... or "who knew there was anything in Blaine, Washington?"
I got back recently from giving my first talk at CascadiaFest 2015, held in the beautiful Semiahmoo Resort outside of Blaine, WA. As a long-term Seattle resident, my only knowledge of Blaine was as "that place where we spend too much time waiting to cross the border", but it turns out there's a beautiful golf resort right nearby. Since I don't golf I still wasn't that excited, but CascadiaFest had more than enough activity to keep me busy.
What is CascadiaFest?
The conference was held at the Semiahmoo Resort, which was actually quite beautiful.
The grounds were large, it was surrounded by water, had a spa and a pool - honestly I had no idea there was any place this nice between Seattle and Canada.
The lines to get in on the first day were long - it seemed like if they'd let people check in the night before, they could have prevented some initial headaches.
But once that initial hurdle was passed, the rest of the conference was incredibly well run. The conference badges were far beyond any I've ever received
- solid laser-etched wood, definitely one to be kept. There was some other swag, including a great CascadiaFest hoodie, but the badge was a real standout. Plenty of sponsors were on-board providing lunch and dinner, and the speakers-only dinner gave me a chance to get to know my fellow speakers better. Overall the sense of camaraderie amongst attendees was strong, making it by far the friendliest conference I've attended.
The conference was broken thematically into three days, with a single track of talks each day in a large room holding \~400 people. All talks were uploaded to Youtube and auto-captioned.
Day One - CSS Day
The first day was CSS day, and the talks were mostly on CSS, but with a few on more general topics. Take a look at the playlist above for the full set, but I'll call out a few.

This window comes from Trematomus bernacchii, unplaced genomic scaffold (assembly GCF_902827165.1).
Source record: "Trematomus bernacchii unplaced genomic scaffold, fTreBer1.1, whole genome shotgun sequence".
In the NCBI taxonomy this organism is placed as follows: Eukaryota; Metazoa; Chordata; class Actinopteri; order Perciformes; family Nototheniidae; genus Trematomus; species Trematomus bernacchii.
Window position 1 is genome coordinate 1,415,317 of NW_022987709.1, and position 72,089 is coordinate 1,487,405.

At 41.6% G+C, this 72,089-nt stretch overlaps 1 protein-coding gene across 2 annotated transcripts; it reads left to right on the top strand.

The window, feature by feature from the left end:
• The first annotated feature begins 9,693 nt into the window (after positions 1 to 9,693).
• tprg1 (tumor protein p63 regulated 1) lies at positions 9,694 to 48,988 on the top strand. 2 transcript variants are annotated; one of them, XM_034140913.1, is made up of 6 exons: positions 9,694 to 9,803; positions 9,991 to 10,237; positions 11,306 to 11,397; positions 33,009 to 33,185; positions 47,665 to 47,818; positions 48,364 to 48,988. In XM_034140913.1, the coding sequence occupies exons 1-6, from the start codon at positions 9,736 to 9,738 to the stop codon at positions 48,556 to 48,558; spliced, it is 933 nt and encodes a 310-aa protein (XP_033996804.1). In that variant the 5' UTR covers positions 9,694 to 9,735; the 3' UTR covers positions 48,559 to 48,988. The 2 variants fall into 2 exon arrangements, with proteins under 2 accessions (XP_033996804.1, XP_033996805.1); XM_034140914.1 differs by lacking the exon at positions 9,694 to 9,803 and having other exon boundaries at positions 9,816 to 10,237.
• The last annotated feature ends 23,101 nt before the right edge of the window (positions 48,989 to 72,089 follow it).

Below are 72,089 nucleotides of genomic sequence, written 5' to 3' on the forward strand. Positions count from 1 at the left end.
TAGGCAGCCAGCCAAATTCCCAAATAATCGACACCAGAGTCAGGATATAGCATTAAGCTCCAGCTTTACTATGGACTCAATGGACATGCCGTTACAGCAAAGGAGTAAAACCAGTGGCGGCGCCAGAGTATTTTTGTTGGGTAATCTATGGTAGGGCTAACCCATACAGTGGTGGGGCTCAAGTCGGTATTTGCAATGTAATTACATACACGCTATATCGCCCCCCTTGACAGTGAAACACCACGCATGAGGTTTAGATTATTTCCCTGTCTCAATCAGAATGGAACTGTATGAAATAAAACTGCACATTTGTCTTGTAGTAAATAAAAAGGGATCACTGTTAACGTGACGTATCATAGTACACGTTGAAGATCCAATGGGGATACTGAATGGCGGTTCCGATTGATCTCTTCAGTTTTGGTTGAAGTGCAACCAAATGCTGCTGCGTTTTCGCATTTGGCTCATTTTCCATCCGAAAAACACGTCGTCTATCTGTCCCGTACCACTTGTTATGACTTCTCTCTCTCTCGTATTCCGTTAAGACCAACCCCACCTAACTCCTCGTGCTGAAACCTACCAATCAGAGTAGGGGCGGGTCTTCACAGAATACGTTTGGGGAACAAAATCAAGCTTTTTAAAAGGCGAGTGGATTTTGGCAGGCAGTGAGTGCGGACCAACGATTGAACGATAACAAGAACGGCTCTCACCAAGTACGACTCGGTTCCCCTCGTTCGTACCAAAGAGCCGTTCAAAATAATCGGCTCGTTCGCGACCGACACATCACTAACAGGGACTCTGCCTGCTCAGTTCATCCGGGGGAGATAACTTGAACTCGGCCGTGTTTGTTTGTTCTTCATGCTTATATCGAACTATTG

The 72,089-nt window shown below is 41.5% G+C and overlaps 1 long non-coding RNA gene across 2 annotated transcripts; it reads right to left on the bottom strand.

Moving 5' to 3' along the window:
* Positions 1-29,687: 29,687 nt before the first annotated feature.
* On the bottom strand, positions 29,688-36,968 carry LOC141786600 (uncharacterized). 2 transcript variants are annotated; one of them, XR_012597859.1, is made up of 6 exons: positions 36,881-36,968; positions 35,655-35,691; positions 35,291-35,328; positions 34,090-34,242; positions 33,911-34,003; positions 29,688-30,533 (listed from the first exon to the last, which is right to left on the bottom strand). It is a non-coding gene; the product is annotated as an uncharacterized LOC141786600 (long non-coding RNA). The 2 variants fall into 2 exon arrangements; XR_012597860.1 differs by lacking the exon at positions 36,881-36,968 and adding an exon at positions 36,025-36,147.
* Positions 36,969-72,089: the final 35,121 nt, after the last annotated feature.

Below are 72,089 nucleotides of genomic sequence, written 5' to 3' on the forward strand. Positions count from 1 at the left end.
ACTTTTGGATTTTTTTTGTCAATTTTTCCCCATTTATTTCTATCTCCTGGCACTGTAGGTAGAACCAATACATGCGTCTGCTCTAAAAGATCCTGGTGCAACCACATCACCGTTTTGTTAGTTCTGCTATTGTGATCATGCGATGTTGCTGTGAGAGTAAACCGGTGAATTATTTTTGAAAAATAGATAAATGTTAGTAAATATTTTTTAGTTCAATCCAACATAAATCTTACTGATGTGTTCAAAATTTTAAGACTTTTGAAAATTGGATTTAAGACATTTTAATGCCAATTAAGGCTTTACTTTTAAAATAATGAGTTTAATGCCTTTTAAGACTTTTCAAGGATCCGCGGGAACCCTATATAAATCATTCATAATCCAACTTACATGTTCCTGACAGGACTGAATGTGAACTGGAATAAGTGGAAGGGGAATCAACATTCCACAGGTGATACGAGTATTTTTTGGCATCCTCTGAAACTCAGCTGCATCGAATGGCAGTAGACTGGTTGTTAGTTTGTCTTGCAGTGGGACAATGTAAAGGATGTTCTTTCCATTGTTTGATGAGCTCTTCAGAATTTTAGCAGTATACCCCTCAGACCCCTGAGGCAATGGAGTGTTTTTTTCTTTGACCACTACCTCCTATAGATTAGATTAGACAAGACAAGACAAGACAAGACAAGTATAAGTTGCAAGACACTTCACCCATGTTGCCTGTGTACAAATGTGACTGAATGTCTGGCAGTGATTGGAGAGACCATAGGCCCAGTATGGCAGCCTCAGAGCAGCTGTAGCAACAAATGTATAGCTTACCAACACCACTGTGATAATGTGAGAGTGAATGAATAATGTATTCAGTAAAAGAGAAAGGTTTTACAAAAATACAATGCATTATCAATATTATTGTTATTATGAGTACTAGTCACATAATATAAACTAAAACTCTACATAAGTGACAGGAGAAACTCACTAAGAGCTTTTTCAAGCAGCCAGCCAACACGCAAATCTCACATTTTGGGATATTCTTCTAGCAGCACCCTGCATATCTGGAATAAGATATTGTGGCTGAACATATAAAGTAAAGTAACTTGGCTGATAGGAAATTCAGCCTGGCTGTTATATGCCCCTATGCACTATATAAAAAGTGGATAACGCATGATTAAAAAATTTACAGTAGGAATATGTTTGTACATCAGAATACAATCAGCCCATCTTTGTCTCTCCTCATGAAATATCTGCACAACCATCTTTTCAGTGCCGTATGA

Alan Mooiman had a solid start to the conference with a talk on the history and future of CSS, and why the cycle of birth and death in preprocessors is a good thing.
Amy Lynn Taylor's talk started out slow, but had some great insights on how to make a distributed team cohere and have a common culture. As someone who works from home / remotely much of the time, it was relevant to my interests.
There was a great talk on JSON Web Tokens (vs. Cookies) by Martin Gontovnikas with some easy examples to follow and motivating reasons to use them.
Myles Borins had a great talk with a deceptive title - "On the fallibility of large systems" made me think it was going to be about distributed systems and fault-tolerance, but instead it was on how our easy use of large dependency-chains can cause exciting failures you'd never expect. A useful reminder for anyone using npm and Bower.
Andrei Kashcha's talk on visualization of huge graphs was fantastic. His delivery was charming and his enthusiasm was infectious, and the insights he was able to pull from these large graphs of package manager dependencies like npm were illuminating.
Ashley Williams had a talk on ES6 that was both great and somewhat depressing. Depressing mostly because I'm not a huge fan of the JS language, and her point that JS is a teaching language due to its ubiquity and popularity rang true. I agree with her insight into the oddness of adding classes to ES6 given JS's prototypal inheritance - I hadn't considered it before, but it does seem out of place.
Another of my colleagues - Parashuram - gave a talk on automating web performance measurement that had some great details on how to integrate that into your development process, and how to avoid pitfalls in the process.
I'd also like to give a shout-out to Tougo Coffee for keeping me wired throughout the entire three-day period, and whatever genius on the CascadiaFest team who decided to bring them up to Semiahmoo.